Digital Destitution

A Preview of Digital Destitution in California

California Connects: Combating Digital Destitution

“Me daba miedo usarlas [las computadoras] por que no son mías y si las descompongo me puedo endeudar…”
— I was afraid to use [the computers] because they were not mine, and if I messed them up, I would go into debt…

~ California Connects trainee, 43 years old

California Connects pioneered methods in answering the unique challenges and needs of economically disadvantaged individuals who are newly acquiring computer and Internet skills. Access to computers and training through California Connects helped dispel fear-based myths and change perspectives. As trainees developed their technological skills, their confidence in their ability to learn about and to use technology flourished.

California Connects demonstrated that computer and Internet skills improved with…

  • Patience, time, and repetition of basic computer functionality that built a solid foundation and awareness of accomplishment.
  • Shared language that encouraged participation and allowed questions to be comfortably asked and answered.
  • Relevant topics that encouraged practice outside of class, showcased value of new skills, and enhanced ability to compete in the workforce.

Life in a Digital World

Broadband technology is becoming ever more integral to workforce participation and daily activities. Computer and Internet skills are necessary to connect in today’s world.

An estimated one-fourth of households in the areas served by California Connects do not subscribe to any broadband services. According to an NTIA report, lower family incomes, employment rates, and educational levels correlate with a lack of Internet subscription. Significantly, the majority (57%) of household heads who said they had no need of the Internet had left the workforce. Read more about the evaluation team’s research on digital destitution…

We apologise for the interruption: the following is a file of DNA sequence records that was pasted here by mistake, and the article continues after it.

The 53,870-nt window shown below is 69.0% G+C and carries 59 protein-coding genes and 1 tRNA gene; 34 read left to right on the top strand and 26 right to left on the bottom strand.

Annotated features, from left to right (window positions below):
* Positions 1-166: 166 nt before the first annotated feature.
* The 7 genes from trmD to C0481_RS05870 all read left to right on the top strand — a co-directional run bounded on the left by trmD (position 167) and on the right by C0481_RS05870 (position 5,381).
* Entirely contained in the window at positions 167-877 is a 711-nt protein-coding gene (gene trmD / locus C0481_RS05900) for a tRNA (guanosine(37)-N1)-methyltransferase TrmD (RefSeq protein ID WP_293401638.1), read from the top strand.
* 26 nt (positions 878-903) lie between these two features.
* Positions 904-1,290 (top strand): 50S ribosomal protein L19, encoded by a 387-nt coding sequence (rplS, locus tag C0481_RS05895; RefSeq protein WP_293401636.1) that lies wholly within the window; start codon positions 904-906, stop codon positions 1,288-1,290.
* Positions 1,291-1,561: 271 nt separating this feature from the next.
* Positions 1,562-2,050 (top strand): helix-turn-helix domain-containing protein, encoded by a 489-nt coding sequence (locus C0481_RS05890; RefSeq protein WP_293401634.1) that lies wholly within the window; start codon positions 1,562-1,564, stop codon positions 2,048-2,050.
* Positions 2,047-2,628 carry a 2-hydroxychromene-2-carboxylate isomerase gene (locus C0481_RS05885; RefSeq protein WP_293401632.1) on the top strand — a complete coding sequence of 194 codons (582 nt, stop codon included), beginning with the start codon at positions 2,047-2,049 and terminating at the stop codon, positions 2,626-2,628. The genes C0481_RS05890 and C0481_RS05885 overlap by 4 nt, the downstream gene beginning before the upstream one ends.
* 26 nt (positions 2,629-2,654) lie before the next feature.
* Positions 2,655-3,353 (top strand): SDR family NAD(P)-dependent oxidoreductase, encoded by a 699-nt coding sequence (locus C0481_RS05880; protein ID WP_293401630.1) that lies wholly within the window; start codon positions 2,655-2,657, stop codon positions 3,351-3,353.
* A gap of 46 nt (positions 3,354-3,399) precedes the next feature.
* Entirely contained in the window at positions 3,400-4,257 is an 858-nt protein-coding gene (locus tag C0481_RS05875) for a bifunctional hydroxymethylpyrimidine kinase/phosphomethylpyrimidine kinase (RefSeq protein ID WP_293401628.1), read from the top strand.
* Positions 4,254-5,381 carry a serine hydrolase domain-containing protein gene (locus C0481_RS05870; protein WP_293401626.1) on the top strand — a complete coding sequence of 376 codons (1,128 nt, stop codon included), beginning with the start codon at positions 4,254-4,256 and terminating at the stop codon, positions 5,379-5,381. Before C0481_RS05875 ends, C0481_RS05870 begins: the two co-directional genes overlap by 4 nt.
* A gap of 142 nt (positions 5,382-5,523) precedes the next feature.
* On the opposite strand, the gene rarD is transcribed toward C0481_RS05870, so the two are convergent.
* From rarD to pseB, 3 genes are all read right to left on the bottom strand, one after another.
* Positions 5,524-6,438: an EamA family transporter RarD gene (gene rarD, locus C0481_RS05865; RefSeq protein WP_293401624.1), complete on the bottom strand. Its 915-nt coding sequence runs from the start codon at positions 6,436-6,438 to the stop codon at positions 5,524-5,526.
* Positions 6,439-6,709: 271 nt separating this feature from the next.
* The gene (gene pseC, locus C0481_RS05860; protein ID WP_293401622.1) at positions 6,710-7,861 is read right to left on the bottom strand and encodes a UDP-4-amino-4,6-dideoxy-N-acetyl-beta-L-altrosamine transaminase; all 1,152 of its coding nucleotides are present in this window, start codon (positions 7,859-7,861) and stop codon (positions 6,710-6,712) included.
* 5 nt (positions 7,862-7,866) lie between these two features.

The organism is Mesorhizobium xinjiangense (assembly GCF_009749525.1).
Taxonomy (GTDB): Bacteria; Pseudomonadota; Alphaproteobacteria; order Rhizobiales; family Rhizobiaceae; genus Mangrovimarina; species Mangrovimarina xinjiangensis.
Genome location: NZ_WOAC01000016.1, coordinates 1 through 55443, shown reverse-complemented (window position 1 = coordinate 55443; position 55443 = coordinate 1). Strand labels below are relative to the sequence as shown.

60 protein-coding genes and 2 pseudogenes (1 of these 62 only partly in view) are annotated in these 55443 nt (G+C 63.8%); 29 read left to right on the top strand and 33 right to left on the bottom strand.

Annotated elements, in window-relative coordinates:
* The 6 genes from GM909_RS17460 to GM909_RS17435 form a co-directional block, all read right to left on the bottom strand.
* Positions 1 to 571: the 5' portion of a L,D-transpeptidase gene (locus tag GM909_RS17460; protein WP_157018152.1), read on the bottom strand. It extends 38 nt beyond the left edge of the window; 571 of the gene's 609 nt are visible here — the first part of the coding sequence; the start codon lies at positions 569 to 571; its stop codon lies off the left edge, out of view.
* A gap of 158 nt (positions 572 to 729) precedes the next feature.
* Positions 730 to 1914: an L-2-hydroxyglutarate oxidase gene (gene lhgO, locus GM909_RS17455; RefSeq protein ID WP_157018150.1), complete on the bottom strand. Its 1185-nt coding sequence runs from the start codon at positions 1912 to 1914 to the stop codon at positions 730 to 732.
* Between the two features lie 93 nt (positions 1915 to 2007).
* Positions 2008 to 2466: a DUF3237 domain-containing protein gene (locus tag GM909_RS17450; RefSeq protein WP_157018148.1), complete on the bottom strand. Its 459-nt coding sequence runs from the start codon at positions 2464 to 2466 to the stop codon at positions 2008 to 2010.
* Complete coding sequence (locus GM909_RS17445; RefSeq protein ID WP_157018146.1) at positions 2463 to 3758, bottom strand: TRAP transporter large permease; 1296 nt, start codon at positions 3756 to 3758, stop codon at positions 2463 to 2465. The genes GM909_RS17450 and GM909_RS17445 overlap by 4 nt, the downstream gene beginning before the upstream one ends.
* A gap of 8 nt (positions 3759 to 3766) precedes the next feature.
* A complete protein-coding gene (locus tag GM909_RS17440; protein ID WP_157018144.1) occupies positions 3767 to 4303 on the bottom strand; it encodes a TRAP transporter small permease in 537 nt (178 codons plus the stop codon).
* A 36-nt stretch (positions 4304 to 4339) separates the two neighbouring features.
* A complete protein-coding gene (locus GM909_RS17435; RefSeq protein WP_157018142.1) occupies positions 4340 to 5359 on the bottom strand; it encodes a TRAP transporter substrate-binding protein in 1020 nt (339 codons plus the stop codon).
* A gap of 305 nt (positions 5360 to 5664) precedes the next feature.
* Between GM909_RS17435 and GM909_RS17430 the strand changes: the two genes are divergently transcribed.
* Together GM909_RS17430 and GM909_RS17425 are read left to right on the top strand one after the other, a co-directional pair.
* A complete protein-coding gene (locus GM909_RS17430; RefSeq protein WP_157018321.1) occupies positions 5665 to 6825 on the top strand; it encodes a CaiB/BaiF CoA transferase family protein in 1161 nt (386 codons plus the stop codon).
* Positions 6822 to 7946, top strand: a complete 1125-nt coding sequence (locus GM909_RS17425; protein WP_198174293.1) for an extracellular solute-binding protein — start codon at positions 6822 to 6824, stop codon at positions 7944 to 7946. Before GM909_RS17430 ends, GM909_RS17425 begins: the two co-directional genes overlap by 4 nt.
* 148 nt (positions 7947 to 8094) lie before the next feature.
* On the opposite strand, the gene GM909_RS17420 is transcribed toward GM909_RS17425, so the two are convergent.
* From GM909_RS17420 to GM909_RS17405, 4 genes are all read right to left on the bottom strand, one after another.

Individuals and institutions that interact with the world via broadband-related technologies have a competitive advantage over those that do not. Being unable to use network technology therefore both reflects and recreates existing patterns of poverty and systemic inequality within California and across the United States. Without knowing how to interact with institutions and people via broadband, disadvantaged populations have difficulty finding and retaining jobs, participating in daily-life activities, and attaining a competitive education, and they pay more to do less. Our extensive qualitative research demonstrates this multiplier effect of technological inequality and social and economic inequality, which is the essence of digital destitution.

Digital Destitution: a state of disconnection from the vital economic, social, and institutional processes that depend on broadband technology.

In addition, our recent research demonstrates that this multiplier effect can be ameliorated through community-level investment in digital-inclusion programs; in particular, we are currently assessing the impact of California Connects (CC), a statewide program administered by the Foundation for California Community Colleges (FCCC) and funded by the Broadband Technology Opportunities Program (BTOP) administered by NTIA at the US Deptartment of Commerce.

At the societal level, broadband technology is becoming ever more integral to the development processes that enable economic production and facilitate daily activity and collaboration across physical space. Connected populations—i.e., those that have both the necessary equipment and the know-how to use it—are better equipped than disconnected populations to adjust to the increasing reliance on broadband in public life and to the constant changes in how online activity is carried out. They are therefore better situated to take advantage of economic-development opportunities, whereas populations and communities that do not have access to such technology and know-how are much more limited in their opportunities.

Of course, these effects are not unique to broadband. New technologies always create new demands in terms of individual abilities and infrastructure capacity, and social norms then change and adapt to those demands.


Broadband Adoption is a Social and Institutional Process
External Factors Alone


Changing social norms can lead to exclusion and marginalization of those who are not online; in other words, the costs of digital destitution are social as well as economic.

California Connects is tackling the problem in the most under served areas…


Distribution of California Disconnectedness



% based on broadband subscription rates

County Ownership Rates

Source: Digital Equality 2013

See more about this method…

Download a selection of the evaluation team’s research on digital destitution…

Connected populations—i.e., those that have both the necessary equipment and the know-how to use it—are equipped to adjust to the increasing reliance on broadband in public life and to the constant changes in how online activity is carried out. California Connects is improving and enriching people’s lives.

Hear the Voice of Digital Destitution


Click below to listen